- The Washington Times - Tuesday, December 28, 2004

With apologies to George Orwell.

He was lying on something that felt like a cot, but he was higher off the ground and restrained in some way. The Skipper was standing at his side, looking down on him intently but not unkindly. At his side stood a man in a white coat, holding a hypodermic syringe.

“I am here to help you,” the Skipper was saying. “You know what’s wrong with you. You have known it for years, though you have fought against the knowledge. You suffer from a defective memory. You are unable to remember real events, but are convinced you remember imaginary ones. That is your sickness, but fortunately it is curable. You have never cured yourself of it because you did not choose to. All it would have taken was a small effort of the will, but you were not ready to make it. Soon you will be, but even now you are clinging to your illness under the impression that it is a virtue.”

The Skipper paused, smiled kindly, then continued: “Be assured, we here at the William J. Clinton Presidential Center, Library, Museum and Rehabilitation Clinic have dealt with seemingly intractable cases like yours before, and our success rate has been high — given enough time. And cooperation. You’ve come to the right place.”

The Skipper was interrupted by the sound of a large video screen being lowered across the room.

The video screen filled with a picture of a woman in an orange prison jumpsuit. Under it was a caption. “Read it,” the Skipper commanded. “Aloud.”

The patient, his voice shaky now, began saying the words:

Saying she was “not going to give them a lie,” Susan McDougal spent 18 months in jail for refusing to cooperate with independent counsel Kenneth Starr. Charged with obstruction of justice, she was later acquitted.

“But — ” the patient objected. And stopped. There was no shock this time.

The Skipper looked sympathetic. “Go on,” he said. “You were about to say, ‘But that’s not the way it was,’ weren’t you? You think you remember reading a certain newspaper story.”

Here he produced a yellowed press clipping and began reading: “LITTLE ROCK, Ark., May 28, 1996 — Posing a political minefield for President Bill Clinton, the jury in the Whitewater trial today convicted defendants Arkansas Gov. Jim Guy Tucker and Jim and Susan McDougal, Clinton’s former business partners, of most of the fraud charges against them. After eight days of deliberations, the jury found Jim McDougal guilty of 18 of 19 charges, Susan McDougal guilty of all four charges against her.”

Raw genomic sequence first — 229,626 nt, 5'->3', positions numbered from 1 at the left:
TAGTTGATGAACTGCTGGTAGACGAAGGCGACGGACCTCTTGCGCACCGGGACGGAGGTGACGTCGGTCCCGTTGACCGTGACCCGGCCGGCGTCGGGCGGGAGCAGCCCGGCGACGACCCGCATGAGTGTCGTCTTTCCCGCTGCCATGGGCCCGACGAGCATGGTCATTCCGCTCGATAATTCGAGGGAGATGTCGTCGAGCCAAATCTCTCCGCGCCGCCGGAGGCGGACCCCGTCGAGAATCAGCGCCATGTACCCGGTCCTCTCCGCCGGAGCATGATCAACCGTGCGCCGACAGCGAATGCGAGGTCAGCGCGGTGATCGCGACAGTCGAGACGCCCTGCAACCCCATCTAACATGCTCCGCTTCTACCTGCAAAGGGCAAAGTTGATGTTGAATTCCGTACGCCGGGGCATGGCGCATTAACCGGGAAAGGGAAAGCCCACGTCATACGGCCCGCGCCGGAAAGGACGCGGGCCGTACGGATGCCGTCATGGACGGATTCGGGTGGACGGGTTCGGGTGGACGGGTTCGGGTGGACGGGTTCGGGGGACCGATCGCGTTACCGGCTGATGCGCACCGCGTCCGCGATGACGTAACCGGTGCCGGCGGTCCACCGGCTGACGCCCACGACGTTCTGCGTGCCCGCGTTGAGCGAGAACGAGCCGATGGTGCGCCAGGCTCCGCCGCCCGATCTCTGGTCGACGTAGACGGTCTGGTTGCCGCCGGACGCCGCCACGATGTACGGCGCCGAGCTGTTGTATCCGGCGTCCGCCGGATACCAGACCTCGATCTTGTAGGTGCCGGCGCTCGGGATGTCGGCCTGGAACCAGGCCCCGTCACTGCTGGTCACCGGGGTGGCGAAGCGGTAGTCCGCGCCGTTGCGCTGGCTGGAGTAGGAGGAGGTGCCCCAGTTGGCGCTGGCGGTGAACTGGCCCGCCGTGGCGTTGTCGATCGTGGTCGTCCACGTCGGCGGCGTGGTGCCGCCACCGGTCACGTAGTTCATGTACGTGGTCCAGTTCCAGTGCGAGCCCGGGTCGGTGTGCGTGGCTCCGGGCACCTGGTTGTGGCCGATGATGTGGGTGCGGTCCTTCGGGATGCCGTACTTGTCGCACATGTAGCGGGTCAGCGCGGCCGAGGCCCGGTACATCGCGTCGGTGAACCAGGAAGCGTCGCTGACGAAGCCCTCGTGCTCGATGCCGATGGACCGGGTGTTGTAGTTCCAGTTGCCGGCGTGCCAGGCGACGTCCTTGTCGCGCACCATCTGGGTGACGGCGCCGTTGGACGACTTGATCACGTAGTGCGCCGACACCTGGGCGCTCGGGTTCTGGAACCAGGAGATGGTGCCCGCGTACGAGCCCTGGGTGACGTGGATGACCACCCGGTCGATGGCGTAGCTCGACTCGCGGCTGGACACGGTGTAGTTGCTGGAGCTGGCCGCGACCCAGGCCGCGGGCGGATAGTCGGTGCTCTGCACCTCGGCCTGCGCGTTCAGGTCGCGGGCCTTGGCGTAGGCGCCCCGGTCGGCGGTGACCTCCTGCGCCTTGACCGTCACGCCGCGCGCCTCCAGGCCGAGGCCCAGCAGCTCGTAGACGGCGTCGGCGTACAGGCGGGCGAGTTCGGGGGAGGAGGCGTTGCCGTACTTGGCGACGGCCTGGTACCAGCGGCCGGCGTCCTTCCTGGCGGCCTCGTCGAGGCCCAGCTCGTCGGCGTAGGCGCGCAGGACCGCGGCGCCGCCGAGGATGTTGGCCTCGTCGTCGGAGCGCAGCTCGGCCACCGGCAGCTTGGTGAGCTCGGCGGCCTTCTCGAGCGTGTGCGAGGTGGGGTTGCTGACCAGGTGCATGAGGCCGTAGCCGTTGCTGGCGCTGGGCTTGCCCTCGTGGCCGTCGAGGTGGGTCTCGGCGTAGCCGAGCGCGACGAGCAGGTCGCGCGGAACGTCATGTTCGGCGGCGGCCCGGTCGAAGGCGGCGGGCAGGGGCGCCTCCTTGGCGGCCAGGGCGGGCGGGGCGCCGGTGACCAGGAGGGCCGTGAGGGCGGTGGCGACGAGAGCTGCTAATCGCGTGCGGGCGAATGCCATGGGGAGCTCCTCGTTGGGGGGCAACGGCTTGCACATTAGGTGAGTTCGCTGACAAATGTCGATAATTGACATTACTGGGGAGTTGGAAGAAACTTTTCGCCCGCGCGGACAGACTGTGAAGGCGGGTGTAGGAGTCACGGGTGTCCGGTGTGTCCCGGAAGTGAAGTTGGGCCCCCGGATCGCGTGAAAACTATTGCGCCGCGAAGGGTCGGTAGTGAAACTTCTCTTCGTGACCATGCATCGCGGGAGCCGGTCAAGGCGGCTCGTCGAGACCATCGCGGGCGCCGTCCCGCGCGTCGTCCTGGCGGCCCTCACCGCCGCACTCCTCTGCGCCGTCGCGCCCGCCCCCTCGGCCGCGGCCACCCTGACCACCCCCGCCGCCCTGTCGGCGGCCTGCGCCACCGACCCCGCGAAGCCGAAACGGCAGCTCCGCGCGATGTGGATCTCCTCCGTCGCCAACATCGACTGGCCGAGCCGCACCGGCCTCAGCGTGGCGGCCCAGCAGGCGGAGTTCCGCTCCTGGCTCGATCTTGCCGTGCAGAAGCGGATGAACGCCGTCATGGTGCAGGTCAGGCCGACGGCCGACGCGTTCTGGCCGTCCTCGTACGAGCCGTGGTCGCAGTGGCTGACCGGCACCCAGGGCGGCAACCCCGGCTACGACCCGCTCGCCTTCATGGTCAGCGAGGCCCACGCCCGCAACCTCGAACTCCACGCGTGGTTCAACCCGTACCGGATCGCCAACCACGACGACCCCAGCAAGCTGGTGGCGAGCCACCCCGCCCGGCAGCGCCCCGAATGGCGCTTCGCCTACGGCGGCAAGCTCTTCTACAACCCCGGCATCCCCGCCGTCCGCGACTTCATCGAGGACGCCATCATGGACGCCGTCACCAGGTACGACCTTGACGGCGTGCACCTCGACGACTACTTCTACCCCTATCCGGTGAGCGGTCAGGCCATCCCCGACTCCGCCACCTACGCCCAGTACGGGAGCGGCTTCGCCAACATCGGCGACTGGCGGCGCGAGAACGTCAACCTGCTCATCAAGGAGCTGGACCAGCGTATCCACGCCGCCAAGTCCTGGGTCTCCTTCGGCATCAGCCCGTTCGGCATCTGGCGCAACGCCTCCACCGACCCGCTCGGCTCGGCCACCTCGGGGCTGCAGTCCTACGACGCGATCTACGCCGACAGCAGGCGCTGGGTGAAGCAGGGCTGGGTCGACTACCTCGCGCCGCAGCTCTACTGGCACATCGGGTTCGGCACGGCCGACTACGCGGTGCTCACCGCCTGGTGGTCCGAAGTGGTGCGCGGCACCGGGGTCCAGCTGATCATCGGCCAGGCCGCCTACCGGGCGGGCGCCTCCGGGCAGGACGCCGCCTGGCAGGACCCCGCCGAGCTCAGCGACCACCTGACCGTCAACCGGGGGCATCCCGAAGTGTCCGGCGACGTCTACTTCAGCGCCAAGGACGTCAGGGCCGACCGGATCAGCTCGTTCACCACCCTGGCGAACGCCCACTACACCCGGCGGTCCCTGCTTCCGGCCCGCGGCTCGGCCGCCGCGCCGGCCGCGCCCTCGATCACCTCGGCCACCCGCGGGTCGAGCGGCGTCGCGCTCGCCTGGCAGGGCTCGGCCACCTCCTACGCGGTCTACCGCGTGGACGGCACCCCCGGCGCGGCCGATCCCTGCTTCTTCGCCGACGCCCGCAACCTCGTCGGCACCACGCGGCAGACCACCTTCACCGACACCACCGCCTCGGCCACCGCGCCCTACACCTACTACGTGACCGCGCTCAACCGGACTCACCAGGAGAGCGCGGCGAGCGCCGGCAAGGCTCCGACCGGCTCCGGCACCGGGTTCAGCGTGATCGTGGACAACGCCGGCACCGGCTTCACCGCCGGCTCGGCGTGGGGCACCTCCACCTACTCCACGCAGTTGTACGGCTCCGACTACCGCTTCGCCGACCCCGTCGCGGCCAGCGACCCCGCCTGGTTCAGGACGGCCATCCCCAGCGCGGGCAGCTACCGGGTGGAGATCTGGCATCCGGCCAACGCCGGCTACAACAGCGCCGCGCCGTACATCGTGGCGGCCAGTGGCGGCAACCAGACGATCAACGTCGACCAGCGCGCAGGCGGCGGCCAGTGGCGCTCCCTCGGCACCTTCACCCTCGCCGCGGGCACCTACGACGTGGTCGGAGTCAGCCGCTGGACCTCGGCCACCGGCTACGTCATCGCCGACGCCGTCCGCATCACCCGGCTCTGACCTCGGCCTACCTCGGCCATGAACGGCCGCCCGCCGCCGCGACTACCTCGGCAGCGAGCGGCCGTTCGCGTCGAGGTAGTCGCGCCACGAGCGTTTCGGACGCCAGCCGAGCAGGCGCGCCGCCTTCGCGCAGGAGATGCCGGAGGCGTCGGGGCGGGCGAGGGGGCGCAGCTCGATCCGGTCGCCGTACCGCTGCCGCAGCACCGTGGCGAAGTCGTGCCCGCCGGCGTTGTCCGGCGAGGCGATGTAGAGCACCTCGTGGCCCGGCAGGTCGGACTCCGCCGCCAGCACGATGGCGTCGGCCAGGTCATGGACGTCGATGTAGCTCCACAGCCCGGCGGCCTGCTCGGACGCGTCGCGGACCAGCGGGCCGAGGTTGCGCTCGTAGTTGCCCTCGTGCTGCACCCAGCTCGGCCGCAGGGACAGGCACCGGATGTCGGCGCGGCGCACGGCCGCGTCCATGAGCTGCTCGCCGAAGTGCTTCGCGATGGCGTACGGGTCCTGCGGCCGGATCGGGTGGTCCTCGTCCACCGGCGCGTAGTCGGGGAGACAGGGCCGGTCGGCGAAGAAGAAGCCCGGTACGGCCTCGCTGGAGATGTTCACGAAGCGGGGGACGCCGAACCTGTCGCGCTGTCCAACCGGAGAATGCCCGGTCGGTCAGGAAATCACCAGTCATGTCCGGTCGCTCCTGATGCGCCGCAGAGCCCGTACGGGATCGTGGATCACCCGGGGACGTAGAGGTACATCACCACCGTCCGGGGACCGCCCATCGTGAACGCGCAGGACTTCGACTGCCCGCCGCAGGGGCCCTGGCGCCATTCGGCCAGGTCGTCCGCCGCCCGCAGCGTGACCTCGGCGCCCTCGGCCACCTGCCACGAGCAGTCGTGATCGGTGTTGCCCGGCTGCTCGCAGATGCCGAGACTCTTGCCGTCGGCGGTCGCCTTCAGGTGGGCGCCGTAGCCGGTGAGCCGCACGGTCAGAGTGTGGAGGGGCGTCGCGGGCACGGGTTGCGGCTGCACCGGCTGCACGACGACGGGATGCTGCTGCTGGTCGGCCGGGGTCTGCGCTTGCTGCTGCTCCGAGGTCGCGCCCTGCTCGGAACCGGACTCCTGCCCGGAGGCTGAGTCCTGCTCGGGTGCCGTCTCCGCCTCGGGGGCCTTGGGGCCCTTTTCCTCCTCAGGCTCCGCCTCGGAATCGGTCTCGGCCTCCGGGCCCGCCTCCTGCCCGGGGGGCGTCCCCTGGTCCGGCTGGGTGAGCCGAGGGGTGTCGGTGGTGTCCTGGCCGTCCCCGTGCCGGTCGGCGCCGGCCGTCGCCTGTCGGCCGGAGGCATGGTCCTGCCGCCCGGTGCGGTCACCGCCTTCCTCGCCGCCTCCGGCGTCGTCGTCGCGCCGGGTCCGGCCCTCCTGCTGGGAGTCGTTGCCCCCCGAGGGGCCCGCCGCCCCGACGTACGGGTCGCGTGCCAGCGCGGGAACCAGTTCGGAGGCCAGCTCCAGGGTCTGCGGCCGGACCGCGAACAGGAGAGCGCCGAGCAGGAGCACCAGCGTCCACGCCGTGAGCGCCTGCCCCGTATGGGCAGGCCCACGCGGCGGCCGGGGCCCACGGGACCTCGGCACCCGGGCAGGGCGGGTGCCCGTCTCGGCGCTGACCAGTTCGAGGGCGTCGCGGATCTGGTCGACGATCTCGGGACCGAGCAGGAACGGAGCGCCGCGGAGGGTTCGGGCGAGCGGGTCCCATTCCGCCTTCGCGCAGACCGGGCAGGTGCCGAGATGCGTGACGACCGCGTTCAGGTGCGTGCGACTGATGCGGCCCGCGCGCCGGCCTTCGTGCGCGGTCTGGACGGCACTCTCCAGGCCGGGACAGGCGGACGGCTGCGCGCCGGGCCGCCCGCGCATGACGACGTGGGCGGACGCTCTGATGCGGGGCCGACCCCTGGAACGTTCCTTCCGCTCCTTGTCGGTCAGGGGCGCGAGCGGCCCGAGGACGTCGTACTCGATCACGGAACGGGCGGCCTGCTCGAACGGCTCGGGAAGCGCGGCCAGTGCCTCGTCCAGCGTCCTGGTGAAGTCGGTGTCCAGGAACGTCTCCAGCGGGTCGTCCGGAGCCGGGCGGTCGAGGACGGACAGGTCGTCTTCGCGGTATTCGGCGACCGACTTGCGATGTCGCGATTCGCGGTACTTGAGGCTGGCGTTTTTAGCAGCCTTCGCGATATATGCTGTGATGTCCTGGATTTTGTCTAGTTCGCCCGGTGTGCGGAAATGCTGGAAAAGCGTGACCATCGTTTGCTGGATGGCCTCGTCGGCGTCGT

The Skipper showed him the clipping for a second, then tore it up. “It never happened,” he said. “Watch.” He walked to a small slot in the side of the room marked Memory Hole and threw the little scraps of paper inside. “Erase it from your fevered mind,” he said, and then continued:

“You might even have imagined something about Susan McDougal’s having been pardoned by Bill Clinton in his last hours as president — and you’re asking yourself why he would have to pardon her if she was never convicted of anything. Stop thinking such thoughts. Stop fighting us. Believe only what you read here at the presidential center. We’ll tell you what to think. Wipe your mind clean of all else.”

The Skipper sighed deeply, and continued: “Yours is not an easy case. Your false memories go deep. You even imagine that Bill Clinton himself admitted to giving false testimony, that he was suspended from the Arkansas bar for five years, that he was found in civil contempt for offering ‘false, evasive and misleading answers under oath in order to obstruct the judicial process;’ that he was ordered to pay some $90,000 because of his false testimony; and that he decided to settle a sexual harassment suit for $850,000. None of that ever happened. As our museum display points out, it was all a vast, right-wing Republican conspiracy to seize power.”

“But — ”

This time the pain was unbearable. When it ceased, the Skipper was back again, no longer gentle or patient. “You’re incorrigible,” he said in disgust. “We have only one recourse: Room 101. Take him away.”

It took three sessions, each of which seemed to last an eternity, but at last he was declared eligible to leave the rehab program after passing a final test: repeating all the captions on display in the museum without any objection, or even a wry smile. It was not necessary to believe them, or have any reaction at all except passive acceptance. Above all, he was not to think. Thinking might invite a relapse.

Now all he wanted to do was sit in the dark, quietly sipping Bridge to the Next Century bourbon and waiting for the next Clinton Special on the telescreen. There was one every hour on the hour. Soon he could look on those assuring features again and hear the soothing voice he once could not bear.

Oh cruel, needless misunderstanding. How silly he had been, how many years he had wasted in stubborn resistance. When all he had to do was to give up, forget and remember only what he was told. But everything was all right now. He had been cured. Wreathed in cigar smoke, he realized the Skipper was his friend, the good doctor who had cured him and shown him the way to mental health. Two bourbon-scented tears flowed down his cheeks in heartfelt gratitude.

He had won the victory over his mind. He loved Big Bubba.

Paul Greenberg is a nationally syndicated columnist.

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